Sights set on easing congenital glaucoma
Parents of newborns often are told that their baby has big, beautiful eyes.
It’s a common compliment, but it’s one that a Vanderbilt ophthalmologist cautions could be a warning sign for congenital glaucoma.
“When the pressure in the eye is high, the eyes enlarge,” said Karen Joos, M.D., Ph.D., associate professor of Ophthalmology at the Vanderbilt Eye Institute. “A child may also show signs of light sensitivity and a cloudiness of the cornea. Sometimes these are subtle changes that can easily be missed.”
Congenital glaucoma is a rare condition affecting one in 10,000 births. Sullivan Pardee, 8 months, is one of those cases. Thankfully his mother, Tracy, noticed a change in his eyes when he was about 3 months old.
According to Joos, the best prognosis is found in patients whose symptoms develop between the age of 3 and 12 months, while those occurring earlier than 3 months typically experience more severe signs of the disease and a tougher outcome.
Sullivan was quickly scheduled to see Joos, but before making that appointment he was whisked to the emergency room at Monroe Carell Jr. Children’s Hospital at Vanderbilt.
“We woke up the next morning and my husband, Tyson, looked at Sullivan,” said Pardee. “His eye was totally clouded over. It looked like someone had spilled milk in it. The pressure in his eye had built up so high, it burst the membrane that covers and protects the iris.”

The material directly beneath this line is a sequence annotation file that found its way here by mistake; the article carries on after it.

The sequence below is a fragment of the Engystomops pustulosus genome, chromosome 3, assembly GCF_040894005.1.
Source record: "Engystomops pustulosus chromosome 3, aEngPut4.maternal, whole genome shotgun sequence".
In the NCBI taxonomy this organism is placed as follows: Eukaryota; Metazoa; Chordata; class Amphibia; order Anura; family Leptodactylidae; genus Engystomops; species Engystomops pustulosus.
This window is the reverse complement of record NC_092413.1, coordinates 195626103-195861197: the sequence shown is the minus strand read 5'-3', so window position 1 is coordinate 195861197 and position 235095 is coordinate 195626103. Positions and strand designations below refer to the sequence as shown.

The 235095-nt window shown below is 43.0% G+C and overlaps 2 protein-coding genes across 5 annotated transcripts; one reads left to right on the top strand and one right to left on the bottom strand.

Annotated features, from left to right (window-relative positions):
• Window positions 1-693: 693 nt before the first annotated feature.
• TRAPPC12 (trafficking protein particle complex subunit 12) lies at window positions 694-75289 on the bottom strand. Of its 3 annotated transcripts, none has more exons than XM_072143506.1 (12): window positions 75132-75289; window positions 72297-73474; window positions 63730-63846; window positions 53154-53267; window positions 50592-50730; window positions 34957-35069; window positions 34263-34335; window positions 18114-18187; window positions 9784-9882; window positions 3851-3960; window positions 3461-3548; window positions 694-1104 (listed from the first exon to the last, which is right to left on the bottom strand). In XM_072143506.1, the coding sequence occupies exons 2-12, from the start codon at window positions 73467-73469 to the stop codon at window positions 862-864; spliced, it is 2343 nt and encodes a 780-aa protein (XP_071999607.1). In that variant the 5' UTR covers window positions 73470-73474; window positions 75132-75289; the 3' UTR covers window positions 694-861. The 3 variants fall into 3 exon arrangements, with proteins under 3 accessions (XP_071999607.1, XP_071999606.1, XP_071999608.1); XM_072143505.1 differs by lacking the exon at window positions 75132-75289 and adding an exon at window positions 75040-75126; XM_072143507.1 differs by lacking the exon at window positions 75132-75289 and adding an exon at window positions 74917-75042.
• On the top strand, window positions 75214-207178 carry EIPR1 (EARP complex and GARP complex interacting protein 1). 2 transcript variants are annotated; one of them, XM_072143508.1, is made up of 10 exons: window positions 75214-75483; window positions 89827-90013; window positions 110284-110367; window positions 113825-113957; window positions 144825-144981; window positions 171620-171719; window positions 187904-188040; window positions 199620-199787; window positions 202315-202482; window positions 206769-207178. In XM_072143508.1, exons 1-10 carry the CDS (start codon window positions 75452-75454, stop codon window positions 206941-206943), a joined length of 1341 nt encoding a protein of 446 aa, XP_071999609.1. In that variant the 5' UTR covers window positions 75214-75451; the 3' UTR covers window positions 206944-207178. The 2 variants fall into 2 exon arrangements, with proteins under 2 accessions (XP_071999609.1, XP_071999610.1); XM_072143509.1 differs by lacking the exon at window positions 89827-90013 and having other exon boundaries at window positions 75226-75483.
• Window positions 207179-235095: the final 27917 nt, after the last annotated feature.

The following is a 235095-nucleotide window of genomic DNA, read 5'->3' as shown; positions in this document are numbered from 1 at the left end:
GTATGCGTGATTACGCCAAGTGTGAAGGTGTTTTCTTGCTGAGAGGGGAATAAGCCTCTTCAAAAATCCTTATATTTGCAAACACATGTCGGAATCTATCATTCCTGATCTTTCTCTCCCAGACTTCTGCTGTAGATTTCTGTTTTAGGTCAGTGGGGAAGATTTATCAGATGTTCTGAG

Within three days, Sullivan underwent a goniotomy in both eyes to remove the fluid buildup caused by the improper development of the eye’s drainage channels. Because the channels were defective, fluid was continually produced with no way to exit. This caused high pressure inside the eye.
A second surgery was performed a few weeks later because the pressure in Sullivan’s eye did not decrease as much as Joos hoped.
“Sullivan has clear, clear eyes,” said Pardee.
Nearly 75 percent of congenital glaucoma cases occur in both eyes and is most often seen in boys (65 percent). The success rate for congenital glaucoma is about 90 percent for up to five years. VM